There’s no secret that Warren Buffett’s company Berkshire Hathaway (BRK.A) never paid a dividend to its shareholders. Ironically, he usually buys companies with a long history of dividend payments. This is the reason he does not mind if there’s pessimism in the market. His insurance is the dividend he receives from these companies. Here is my analysis of solid companies with a good track record of dividend increases:
Wal-Mart Stores, Inc. (WMT)
WMT is the kind of stock to hold during a recession. The demand for discount retailers will be higher as consumers would prefer buying inexpensive items. The company is also a hedge against a falling dollar as more than 40% of its sales are outside the US. This figure will most likely continue in the future. It is currently looking to expand its international presence via acquisitions and store openings. Its earnings are expected to grow 9.60% this year organically. This growth figures appear modest relative to its competitors.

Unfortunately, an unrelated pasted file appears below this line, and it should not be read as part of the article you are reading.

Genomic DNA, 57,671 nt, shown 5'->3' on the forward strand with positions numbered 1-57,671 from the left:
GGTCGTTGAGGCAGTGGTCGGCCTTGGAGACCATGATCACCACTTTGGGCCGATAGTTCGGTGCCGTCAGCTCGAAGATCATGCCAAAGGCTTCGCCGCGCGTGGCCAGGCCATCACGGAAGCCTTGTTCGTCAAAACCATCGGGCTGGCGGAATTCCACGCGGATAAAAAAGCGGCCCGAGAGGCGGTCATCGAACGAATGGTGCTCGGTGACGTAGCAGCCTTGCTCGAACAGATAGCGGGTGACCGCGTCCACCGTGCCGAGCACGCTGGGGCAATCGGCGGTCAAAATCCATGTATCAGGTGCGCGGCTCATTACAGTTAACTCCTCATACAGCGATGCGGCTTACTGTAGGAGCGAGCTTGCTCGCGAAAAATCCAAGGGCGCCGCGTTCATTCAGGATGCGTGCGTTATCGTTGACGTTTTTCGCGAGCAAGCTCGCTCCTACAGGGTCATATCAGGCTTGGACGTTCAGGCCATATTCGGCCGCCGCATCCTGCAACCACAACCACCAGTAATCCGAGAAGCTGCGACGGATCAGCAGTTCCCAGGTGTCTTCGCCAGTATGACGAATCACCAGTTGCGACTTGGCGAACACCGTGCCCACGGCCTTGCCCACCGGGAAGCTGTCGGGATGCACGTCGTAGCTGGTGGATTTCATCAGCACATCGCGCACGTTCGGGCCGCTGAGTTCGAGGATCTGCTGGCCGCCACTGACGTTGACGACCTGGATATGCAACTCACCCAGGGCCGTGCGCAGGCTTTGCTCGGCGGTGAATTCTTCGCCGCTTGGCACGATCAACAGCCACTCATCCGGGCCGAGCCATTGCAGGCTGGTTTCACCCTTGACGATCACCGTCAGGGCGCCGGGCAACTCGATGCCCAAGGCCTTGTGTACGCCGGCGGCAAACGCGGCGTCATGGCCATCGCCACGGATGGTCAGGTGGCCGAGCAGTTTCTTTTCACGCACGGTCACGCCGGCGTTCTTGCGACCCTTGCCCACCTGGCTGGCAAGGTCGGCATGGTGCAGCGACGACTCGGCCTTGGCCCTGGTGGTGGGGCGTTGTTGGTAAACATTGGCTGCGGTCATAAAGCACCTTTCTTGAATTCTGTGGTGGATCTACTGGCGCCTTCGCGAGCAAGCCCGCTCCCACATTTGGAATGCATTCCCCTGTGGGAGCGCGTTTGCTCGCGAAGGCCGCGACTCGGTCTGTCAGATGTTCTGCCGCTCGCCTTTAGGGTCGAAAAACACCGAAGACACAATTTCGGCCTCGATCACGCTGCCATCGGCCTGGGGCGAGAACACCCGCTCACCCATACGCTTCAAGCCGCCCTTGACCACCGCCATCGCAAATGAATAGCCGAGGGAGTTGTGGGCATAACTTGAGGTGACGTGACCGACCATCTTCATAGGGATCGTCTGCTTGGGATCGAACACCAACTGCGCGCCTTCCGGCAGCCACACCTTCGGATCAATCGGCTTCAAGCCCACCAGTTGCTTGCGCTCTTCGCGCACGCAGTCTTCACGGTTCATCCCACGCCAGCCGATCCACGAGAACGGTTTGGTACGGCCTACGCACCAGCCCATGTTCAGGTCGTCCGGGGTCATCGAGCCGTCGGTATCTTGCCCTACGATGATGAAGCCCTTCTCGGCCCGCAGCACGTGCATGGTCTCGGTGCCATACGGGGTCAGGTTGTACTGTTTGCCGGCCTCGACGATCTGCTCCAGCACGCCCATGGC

The stock is trading near its 52-week high. This may appear expensive at first glance but if you look at valuations, you’ll know the real story. The market is valuing the stock at 10.64 times next year’s earnings and a dividend yield of 2.80%. This may not seem the valuation you get for a giant in the retail industry. In contrast, retailer Target Corporation (TGT) sports slightly higher valuation. It is trading at 11.42 next year’s earnings and a 2.40% dividend yield. Even Costco Wholesale Corporation (COST) has higher valuations at 19.43 times next year’s earnings and a 1.30% dividend yield. The international growth story of WMT is intact. Its modest dividend yield makes it more attractive than other retail stocks.